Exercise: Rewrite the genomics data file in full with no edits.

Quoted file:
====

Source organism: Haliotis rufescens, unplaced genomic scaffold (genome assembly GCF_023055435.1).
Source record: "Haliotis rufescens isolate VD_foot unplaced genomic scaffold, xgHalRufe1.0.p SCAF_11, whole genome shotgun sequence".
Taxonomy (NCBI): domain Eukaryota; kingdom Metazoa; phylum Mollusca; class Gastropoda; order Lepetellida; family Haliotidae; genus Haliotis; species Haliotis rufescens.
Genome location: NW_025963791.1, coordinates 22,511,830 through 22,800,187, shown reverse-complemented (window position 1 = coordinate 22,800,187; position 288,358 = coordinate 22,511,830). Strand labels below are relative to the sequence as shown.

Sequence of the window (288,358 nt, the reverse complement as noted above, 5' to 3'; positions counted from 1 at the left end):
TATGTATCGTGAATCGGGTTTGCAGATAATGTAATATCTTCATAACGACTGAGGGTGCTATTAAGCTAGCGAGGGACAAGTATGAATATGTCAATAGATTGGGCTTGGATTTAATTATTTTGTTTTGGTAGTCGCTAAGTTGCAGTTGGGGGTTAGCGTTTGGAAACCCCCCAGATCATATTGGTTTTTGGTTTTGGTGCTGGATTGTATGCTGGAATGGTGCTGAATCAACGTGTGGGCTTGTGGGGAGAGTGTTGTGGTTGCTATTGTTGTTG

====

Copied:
Source organism: Haliotis rufescens, unplaced genomic scaffold (genome assembly GCF_023055435.1).
Source record: "Haliotis rufescens isolate VD_foot unplaced genomic scaffold, xgHalRufe1.0.p SCAF_11, whole genome shotgun sequence".
Taxonomy (NCBI): domain Eukaryota; kingdom Metazoa; phylum Mollusca; class Gastropoda; order Lepetellida; family Haliotidae; genus Haliotis; species Haliotis rufescens.
Genome location: NW_025963791.1, coordinates 22,511,830 through 22,800,187, shown reverse-complemented (window position 1 = coordinate 22,800,187; position 288,358 = coordinate 22,511,830). Strand labels below are relative to the sequence as shown.

Sequence of the window (288,358 nt, the reverse complement as noted above, 5' to 3'; positions counted from 1 at the left end):
TATGTATCGTGAATCGGGTTTGCAGATAATGTAATATCTTCATAACGACTGAGGGTGCTATTAAGCTAGCGAGGGACAAGTATGAATATGTCAATAGATTGGGCTTGGATTTAATTATTTTGTTTTGGTAGTCGCTAAGTTGCAGTTGGGGGTTAGCGTTTGGAAACCCCCCAGATCATATTGGTTTTTGGTTTTGGTGCTGGATTGTATGCTGGAATGGTGCTGAATCAACGTGTGGGCTTGTGGGGAGAGTGTTGTGGTTGCTATTGTTGTTG